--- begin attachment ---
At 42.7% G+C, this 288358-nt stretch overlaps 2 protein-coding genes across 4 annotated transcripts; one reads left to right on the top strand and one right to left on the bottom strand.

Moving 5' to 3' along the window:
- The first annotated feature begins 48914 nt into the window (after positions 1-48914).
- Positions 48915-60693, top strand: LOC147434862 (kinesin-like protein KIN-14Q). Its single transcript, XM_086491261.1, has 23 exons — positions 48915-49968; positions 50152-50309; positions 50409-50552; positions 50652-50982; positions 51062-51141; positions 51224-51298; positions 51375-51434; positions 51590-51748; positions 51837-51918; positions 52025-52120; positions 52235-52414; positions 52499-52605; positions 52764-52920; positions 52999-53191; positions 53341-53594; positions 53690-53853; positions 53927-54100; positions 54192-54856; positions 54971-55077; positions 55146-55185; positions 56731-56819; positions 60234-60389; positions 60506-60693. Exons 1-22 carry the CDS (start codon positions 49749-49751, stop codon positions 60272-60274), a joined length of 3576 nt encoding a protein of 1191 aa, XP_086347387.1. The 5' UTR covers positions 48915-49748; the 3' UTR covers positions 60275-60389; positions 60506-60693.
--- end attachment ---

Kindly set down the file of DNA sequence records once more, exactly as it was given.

At 42.7% G+C, this 288358-nt stretch overlaps 2 protein-coding genes across 4 annotated transcripts; one reads left to right on the top strand and one right to left on the bottom strand.

Moving 5' to 3' along the window:
- The first annotated feature begins 48914 nt into the window (after positions 1-48914).
- Positions 48915-60693, top strand: LOC147434862 (kinesin-like protein KIN-14Q). Its single transcript, XM_086491261.1, has 23 exons — positions 48915-49968; positions 50152-50309; positions 50409-50552; positions 50652-50982; positions 51062-51141; positions 51224-51298; positions 51375-51434; positions 51590-51748; positions 51837-51918; positions 52025-52120; positions 52235-52414; positions 52499-52605; positions 52764-52920; positions 52999-53191; positions 53341-53594; positions 53690-53853; positions 53927-54100; positions 54192-54856; positions 54971-55077; positions 55146-55185; positions 56731-56819; positions 60234-60389; positions 60506-60693. Exons 1-22 carry the CDS (start codon positions 49749-49751, stop codon positions 60272-60274), a joined length of 3576 nt encoding a protein of 1191 aa, XP_086347387.1. The 5' UTR covers positions 48915-49748; the 3' UTR covers positions 60275-60389; positions 60506-60693.